POPULAR PROGRAM

The University of Minnesota softball team hadn't reached a NCAA regional in a decade. The Gophers hadn't won a Big Ten Championship in 15 years. They had never played in a Super Regional.

That all changed between 2013 and 2015, Smyth starting 110 games at second base, posting a perfect 1.000 fielding percentage in 2014.

Who can forget the thrilling Big Ten Tournament championship win over Michigan in 2014? The pitching of Sara Moulton, Sara Groenewegen and Amber Fiser. Seven consecutive NCAA Tournament appearances, including the program's first trip to the Women's College World Series in 2019.

"We were really not great when we came in. We saw the bare bones of the program. Six freshman started that first game. We went from having fun, trying to win games my first year, to playing in the Big Ten Championship the next year and winning the Big Ten Championship and going to Super Regionals the year after that," Smyth said.

Smyth said her coach, Jessica Allister, now at Stanford, recruited athletes. She found the diamonds in the rough.

"We were the class that had a chip on our shoulders. What we took away from Coach Allister, Coach (Jessica) Merchant, Coach (Piper) Ritter, was that heavy development piece. Making sure you have the right people in the right spots.  They have to have the right attitudes, they have to be tough and gritty. My class was a bunch of rejects. We were all recruited our senior years. But we were willing to work for it. Playing here, it's not for the faint of heart. You have to really love it to play here," Smyth said.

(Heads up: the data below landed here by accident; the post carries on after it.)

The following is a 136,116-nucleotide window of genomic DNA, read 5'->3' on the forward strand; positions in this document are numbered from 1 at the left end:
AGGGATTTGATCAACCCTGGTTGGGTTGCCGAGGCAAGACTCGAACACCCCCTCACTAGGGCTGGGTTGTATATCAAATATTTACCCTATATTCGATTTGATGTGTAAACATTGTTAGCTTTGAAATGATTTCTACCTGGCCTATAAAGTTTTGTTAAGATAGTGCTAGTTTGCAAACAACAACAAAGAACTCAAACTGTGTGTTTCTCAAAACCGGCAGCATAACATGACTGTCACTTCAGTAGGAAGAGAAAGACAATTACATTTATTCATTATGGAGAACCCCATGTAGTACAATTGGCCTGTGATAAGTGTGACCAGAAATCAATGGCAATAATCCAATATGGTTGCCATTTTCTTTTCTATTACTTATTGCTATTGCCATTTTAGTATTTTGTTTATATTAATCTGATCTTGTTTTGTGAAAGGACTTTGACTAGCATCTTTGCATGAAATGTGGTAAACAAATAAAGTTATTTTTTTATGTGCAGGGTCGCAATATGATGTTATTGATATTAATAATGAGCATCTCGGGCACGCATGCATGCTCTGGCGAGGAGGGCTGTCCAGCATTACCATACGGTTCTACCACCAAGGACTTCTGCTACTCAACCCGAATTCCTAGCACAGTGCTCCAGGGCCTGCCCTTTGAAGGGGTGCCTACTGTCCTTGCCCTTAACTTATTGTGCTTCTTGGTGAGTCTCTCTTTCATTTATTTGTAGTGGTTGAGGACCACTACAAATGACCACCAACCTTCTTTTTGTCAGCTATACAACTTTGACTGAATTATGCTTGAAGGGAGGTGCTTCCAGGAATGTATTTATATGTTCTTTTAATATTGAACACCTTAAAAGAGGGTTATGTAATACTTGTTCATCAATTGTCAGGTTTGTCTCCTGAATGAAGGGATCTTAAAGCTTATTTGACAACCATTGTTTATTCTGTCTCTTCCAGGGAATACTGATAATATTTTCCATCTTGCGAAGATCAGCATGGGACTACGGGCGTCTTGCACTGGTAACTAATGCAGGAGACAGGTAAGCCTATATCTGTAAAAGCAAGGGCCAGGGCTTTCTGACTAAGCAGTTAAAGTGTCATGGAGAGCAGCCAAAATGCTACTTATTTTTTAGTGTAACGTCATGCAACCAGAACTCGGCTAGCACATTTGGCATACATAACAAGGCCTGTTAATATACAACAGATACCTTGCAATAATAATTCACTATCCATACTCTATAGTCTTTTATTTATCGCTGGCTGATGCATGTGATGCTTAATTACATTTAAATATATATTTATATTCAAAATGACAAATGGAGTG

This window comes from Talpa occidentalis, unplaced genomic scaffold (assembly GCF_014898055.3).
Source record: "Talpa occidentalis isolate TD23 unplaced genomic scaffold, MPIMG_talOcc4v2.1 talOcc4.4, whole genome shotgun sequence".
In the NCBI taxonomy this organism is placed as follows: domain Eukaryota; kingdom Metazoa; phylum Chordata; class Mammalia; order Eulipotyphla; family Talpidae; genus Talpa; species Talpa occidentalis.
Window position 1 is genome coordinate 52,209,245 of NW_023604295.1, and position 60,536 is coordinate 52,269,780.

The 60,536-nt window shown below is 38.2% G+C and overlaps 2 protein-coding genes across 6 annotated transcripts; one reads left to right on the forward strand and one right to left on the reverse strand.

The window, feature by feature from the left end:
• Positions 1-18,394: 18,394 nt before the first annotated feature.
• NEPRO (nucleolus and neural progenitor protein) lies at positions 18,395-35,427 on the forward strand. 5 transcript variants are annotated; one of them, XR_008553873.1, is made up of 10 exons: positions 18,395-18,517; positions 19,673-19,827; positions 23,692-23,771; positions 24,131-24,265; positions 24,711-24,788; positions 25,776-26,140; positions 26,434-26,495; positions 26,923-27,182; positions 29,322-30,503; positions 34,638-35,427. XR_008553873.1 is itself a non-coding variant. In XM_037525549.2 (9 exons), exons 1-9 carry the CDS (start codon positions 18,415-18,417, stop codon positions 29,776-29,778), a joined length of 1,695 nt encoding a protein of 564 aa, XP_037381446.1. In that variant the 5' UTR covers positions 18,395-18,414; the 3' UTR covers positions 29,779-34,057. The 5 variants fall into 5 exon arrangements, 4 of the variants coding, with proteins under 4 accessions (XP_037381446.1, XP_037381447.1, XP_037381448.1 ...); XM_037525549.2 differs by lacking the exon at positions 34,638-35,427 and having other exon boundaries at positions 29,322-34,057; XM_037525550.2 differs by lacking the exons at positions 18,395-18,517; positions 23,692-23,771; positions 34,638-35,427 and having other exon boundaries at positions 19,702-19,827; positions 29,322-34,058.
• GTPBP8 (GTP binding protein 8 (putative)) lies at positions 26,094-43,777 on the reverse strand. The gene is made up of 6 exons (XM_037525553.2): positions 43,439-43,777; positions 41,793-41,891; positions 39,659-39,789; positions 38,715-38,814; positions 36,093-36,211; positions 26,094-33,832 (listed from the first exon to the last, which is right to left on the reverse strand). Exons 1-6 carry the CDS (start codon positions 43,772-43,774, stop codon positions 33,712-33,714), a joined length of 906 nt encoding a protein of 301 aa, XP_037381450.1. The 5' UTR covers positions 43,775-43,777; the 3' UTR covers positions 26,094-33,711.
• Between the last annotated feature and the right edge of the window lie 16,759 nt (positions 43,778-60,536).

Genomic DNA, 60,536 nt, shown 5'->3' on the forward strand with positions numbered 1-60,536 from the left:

Smyth said the Gophers success the last decade certainly has played a role in the rise in talent across the board among Minnesota players. Opportunities to play in programs around the country have increased as well.

Smyth's assistant coach this summer, Marybeth Olson of Chanhassen, pitches for UCONN.

Smyth's ace this summer, Northfield's Brynn Hostettler, has committed to the University of Minnesota.

"With my teammates who I am still great contact with, we knew after graduation that we wanted to stay in softball in some capacity. I think a big part of it is the Minnesota Gophers have made a name for the area in the softball world. They're a hub where girls want to come and play now and we hope to have them stay here after college and stay involved, be a part of the Minnesota softball community," Smyth said.

Smyth's 16U club team went undefeated at the NAFA Northern Nationals Tournament in Champlin Park and Coon Rapids July 23-26, winning all eight games, including a 1-0 decision over Freeport Thunderstix of Illinois in the championship.

Local players were Medora Rylee and Payton Nicholas of Chaska High School, and Reese Holzhueter, Riley Leadstrom, Emily Sievers and Gracie Scott of Shakopee High School.

"That feeling has definitely increased with the emergence of Gophers Softball. Everyone wants to be a part of it," said Smyth of commitment to softball from Minnesota families. "You can see that growth. You can see that level of involvement increase. And kudos to Gophers Softball for being so great with community engagement, making it an event everyone wants to be at. It's really brought in a whole new group of girls to the game."